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strtok(3) [osx man page]

STRTOK(3)						   BSD Library Functions Manual 						 STRTOK(3)

NAME
strtok, strtok_r -- string tokens LIBRARY
Standard C Library (libc, -lc) SYNOPSIS
#include <string.h> char * strtok(char *restrict str, const char *restrict sep); char * strtok_r(char *restrict str, const char *restrict sep, char **restrict lasts); DESCRIPTION
This interface is obsoleted by strsep(3). The strtok() function is used to isolate sequential tokens in a null-terminated string, str. These tokens are separated in the string by at least one of the characters in sep. The first time that strtok() is called, str should be specified; subsequent calls, wishing to obtain further tokens from the same string, should pass a null pointer instead. The separator string, sep, must be supplied each time, and may change between calls. The implementation will behave as if no library function calls strtok(). The strtok_r() function is a reentrant version of strtok(). The context pointer last must be provided on each call. The strtok_r() function may also be used to nest two parsing loops within one another, as long as separate context pointers are used. The strtok() and strtok_r() functions return a pointer to the beginning of each subsequent token in the string, after replacing the token itself with a NUL character. When no more tokens remain, a null pointer is returned. EXAMPLES
The following uses strtok_r() to parse two strings using separate contexts: char test[80], blah[80]; char *sep = "\/:;=-"; char *word, *phrase, *brkt, *brkb; strcpy(test, "This;is.a:test:of=the/string\tokenizer-function."); for (word = strtok_r(test, sep, &brkt); word; word = strtok_r(NULL, sep, &brkt)) { strcpy(blah, "blah:blat:blab:blag"); for (phrase = strtok_r(blah, sep, &brkb); phrase; phrase = strtok_r(NULL, sep, &brkb)) { printf("So far we're at %s:%s ", word, phrase); } } SEE ALSO
memchr(3), strchr(3), strcspn(3), strpbrk(3), strrchr(3), strsep(3), strspn(3), strstr(3), wcstok(3) STANDARDS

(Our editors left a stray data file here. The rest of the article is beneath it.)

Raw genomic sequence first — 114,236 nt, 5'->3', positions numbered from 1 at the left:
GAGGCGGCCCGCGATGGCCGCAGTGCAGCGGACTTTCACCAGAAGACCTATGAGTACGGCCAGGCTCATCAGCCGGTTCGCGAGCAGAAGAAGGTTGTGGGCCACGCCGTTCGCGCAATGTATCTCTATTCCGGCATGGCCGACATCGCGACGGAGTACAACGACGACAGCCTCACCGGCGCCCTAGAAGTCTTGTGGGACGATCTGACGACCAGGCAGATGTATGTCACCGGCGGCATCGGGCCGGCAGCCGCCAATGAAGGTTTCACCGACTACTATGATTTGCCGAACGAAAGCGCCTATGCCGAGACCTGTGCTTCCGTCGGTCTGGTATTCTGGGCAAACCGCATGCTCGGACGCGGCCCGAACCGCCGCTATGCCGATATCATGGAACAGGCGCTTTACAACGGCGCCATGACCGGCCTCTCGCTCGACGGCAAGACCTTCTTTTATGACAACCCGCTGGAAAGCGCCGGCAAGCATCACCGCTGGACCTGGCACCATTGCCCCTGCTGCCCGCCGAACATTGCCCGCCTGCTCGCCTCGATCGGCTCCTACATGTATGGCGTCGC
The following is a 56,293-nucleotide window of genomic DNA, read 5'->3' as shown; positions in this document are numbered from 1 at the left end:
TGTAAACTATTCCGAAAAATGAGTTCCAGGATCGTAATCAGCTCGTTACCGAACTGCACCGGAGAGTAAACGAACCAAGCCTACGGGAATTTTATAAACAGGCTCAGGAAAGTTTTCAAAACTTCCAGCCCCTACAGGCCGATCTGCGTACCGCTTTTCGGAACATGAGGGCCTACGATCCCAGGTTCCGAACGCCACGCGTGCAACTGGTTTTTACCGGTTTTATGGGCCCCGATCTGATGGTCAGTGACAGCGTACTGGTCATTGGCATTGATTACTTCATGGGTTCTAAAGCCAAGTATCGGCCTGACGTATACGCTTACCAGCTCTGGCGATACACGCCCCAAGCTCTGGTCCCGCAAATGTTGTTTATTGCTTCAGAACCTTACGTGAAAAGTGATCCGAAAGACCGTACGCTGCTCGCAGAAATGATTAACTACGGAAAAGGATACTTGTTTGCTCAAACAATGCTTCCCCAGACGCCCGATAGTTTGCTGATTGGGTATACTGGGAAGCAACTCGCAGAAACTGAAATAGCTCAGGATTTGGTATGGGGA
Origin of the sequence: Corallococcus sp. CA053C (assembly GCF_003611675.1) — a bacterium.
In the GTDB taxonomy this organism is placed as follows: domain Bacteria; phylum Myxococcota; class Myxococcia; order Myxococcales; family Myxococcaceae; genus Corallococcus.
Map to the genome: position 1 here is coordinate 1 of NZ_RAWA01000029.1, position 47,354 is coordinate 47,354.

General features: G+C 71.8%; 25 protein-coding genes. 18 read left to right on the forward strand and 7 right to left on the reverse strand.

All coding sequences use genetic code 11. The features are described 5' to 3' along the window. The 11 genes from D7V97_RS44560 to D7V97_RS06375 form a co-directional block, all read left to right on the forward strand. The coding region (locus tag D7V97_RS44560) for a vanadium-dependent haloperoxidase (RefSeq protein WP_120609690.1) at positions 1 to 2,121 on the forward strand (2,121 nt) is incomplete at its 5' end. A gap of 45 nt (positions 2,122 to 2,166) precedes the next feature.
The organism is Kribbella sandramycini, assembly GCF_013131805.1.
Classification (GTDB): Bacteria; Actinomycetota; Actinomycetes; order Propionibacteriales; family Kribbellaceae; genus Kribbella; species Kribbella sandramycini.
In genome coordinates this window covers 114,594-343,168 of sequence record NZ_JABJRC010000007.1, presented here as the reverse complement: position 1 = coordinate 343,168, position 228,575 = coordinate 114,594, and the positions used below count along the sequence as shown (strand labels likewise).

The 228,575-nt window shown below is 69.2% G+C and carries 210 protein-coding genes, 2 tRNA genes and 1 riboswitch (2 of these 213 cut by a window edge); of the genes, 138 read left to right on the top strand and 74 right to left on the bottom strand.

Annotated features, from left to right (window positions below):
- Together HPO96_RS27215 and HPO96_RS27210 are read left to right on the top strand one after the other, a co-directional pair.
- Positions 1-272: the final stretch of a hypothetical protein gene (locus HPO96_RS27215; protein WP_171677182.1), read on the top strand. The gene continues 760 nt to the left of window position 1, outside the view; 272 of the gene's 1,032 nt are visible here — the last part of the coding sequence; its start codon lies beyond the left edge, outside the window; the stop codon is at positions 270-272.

The strtok() function conforms to ISO/IEC 9899:1990 (``ISO C90''). AUTHORS
Wes Peters, Softweyr LLC: <wes@softweyr.com> Based on the FreeBSD 3.0 implementation. BUGS
The System V strtok(), if handed a string containing only delimiter characters, will not alter the next starting point, so that a call to strtok() with a different (or empty) delimiter string may return a non-NULL value. Since this implementation always alters the next starting point, such a sequence of calls would always return NULL. BSD
November 27, 1998 BSD

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STRTOK(3)						   BSD Library Functions Manual 						 STRTOK(3)

NAME
strtok, strtok_r -- string tokens LIBRARY
Standard C Library (libc, -lc) SYNOPSIS
#include <string.h> char * strtok(char *restrict str, const char *restrict sep); char * strtok_r(char *restrict str, const char *restrict sep, char **restrict lasts); DESCRIPTION
This interface is obsoleted by strsep(3). The strtok() function is used to isolate sequential tokens in a null-terminated string, str. These tokens are separated in the string by at least one of the characters in sep. The first time that strtok() is called, str should be specified; subsequent calls, wishing to obtain further tokens from the same string, should pass a null pointer instead. The separator string, sep, must be supplied each time, and may change between calls. The implementation will behave as if no library function calls strtok(). The strtok_r() function is a reentrant version of strtok(). The context pointer last must be provided on each call. The strtok_r() function may also be used to nest two parsing loops within one another, as long as separate context pointers are used. The strtok() and strtok_r() functions return a pointer to the beginning of each subsequent token in the string, after replacing the token itself with a NUL character. When no more tokens remain, a null pointer is returned. EXAMPLES
The following uses strtok_r() to parse two strings using separate contexts: char test[80], blah[80]; char *sep = "\/:;=-"; char *word, *phrase, *brkt, *brkb; strcpy(test, "This;is.a:test:of=the/string\tokenizer-function."); for (word = strtok_r(test, sep, &brkt); word; word = strtok_r(NULL, sep, &brkt)) { strcpy(blah, "blah:blat:blab:blag"); for (phrase = strtok_r(blah, sep, &brkb); phrase; phrase = strtok_r(NULL, sep, &brkb)) { printf("So far we're at %s:%s ", word, phrase); } } SEE ALSO
memchr(3), strchr(3), strcspn(3), strpbrk(3), strrchr(3), strsep(3), strspn(3), strstr(3), wcstok(3) STANDARDS
The strtok() function conforms to ISO/IEC 9899:1990 (``ISO C90''). BUGS
The System V strtok(), if handed a string containing only delimiter characters, will not alter the next starting point, so that a call to strtok() with a different (or empty) delimiter string may return a non-NULL value. Since this implementation always alters the next starting point, such a sequence of calls would always return NULL. AUTHORS
Wes Peters, Softweyr LLC: <wes@softweyr.com> Based on the FreeBSD 3.0 implementation. BSD
November 27, 1998 BSD

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